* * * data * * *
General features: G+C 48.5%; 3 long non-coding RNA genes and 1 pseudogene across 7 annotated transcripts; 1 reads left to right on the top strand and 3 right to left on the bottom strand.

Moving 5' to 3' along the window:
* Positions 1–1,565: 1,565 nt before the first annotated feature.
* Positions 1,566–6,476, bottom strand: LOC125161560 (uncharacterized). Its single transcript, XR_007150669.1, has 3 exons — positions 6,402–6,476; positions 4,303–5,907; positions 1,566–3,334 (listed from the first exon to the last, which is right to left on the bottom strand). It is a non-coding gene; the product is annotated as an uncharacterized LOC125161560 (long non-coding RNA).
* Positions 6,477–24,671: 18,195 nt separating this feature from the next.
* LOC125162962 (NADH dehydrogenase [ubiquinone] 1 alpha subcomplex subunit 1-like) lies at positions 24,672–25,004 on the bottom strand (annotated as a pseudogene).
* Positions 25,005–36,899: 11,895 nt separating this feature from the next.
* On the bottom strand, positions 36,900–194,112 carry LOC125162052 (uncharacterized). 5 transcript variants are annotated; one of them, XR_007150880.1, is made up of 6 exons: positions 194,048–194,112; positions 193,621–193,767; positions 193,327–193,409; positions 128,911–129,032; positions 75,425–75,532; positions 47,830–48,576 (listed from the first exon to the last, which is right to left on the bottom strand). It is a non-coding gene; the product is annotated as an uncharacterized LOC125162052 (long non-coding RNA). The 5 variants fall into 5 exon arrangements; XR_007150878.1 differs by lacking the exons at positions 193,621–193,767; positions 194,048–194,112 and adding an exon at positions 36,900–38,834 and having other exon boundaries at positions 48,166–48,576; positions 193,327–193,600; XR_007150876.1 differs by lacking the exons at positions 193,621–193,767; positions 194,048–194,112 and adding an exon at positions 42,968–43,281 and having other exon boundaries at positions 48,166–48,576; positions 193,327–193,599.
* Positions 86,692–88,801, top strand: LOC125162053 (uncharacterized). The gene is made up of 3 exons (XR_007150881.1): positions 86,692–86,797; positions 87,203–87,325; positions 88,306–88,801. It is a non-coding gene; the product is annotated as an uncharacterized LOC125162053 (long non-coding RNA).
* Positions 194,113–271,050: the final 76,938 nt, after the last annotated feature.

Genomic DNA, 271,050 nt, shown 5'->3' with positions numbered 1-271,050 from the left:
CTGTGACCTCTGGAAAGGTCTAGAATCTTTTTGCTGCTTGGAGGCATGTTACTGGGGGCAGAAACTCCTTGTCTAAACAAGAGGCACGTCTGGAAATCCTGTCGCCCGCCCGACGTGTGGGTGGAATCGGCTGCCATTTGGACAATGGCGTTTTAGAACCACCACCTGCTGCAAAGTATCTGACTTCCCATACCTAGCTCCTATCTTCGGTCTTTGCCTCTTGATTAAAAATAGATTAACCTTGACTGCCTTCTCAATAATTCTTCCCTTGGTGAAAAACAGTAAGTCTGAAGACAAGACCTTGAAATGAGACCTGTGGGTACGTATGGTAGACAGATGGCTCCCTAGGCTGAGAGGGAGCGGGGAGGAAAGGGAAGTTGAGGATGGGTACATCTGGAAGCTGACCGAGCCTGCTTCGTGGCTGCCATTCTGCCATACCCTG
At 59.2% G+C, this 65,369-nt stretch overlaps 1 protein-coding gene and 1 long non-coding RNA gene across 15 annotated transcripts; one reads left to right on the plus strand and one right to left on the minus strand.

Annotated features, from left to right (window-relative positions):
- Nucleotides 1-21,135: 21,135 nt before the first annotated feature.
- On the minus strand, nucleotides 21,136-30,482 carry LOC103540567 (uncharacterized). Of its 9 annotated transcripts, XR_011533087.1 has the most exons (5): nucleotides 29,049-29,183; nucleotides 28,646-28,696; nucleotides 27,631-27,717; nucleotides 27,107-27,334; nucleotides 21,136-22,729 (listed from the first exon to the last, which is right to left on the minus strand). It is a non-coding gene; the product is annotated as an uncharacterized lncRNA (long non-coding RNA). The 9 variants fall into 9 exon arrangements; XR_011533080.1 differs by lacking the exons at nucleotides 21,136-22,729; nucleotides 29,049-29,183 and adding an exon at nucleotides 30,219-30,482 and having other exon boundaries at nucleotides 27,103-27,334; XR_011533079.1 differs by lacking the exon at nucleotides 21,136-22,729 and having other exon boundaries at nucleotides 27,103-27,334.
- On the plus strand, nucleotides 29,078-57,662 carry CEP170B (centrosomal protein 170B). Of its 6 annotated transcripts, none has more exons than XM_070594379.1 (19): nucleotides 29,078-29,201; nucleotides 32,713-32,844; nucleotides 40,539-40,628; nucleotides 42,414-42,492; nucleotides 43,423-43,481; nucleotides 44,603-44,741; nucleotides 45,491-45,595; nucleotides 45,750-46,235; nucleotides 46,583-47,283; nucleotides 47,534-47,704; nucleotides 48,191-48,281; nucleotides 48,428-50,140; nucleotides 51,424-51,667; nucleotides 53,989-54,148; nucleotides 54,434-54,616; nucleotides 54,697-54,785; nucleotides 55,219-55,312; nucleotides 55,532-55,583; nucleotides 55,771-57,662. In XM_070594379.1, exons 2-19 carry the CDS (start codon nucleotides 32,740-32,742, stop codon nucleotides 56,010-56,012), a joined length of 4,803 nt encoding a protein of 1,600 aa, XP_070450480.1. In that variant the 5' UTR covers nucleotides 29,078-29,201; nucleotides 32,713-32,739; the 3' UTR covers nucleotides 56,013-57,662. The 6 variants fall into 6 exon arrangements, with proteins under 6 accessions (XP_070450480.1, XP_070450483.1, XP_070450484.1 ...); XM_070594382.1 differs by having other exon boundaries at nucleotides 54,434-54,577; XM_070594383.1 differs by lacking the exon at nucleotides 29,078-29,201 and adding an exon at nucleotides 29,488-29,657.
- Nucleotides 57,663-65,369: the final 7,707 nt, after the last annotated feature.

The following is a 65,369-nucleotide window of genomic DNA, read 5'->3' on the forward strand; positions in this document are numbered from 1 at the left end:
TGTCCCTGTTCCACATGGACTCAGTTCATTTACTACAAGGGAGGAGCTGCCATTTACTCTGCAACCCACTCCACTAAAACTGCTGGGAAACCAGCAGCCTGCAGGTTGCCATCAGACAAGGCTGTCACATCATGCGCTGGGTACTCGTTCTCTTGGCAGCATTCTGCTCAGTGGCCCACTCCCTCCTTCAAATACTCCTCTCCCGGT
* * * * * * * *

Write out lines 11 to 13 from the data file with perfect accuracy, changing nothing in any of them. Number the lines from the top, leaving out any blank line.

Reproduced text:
Genomic DNA, 271,050 nt, shown 5'->3' with positions numbered 1-271,050 from the left:
CTGTGACCTCTGGAAAGGTCTAGAATCTTTTTGCTGCTTGGAGGCATGTTACTGGGGGCAGAAACTCCTTGTCTAAACAAGAGGCACGTCTGGAAATCCTGTCGCCCGCCCGACGTGTGGGTGGAATCGGCTGCCATTTGGACAATGGCGTTTTAGAACCACCACCTGCTGCAAAGTATCTGACTTCCCATACCTAGCTCCTATCTTCGGTCTTTGCCTCTTGATTAAAAATAGATTAACCTTGACTGCCTTCTCAATAATTCTTCCCTTGGTGAAAAACAGTAAGTCTGAAGACAAGACCTTGAAATGAGACCTGTGGGTACGTATGGTAGACAGATGGCTCCCTAGGCTGAGAGGGAGCGGGGAGGAAAGGGAAGTTGAGGATGGGTACATCTGGAAGCTGACCGAGCCTGCTTCGTGGCTGCCATTCTGCCATACCCTG
At 59.2% G+C, this 65,369-nt stretch overlaps 1 protein-coding gene and 1 long non-coding RNA gene across 15 annotated transcripts; one reads left to right on the plus strand and one right to left on the minus strand.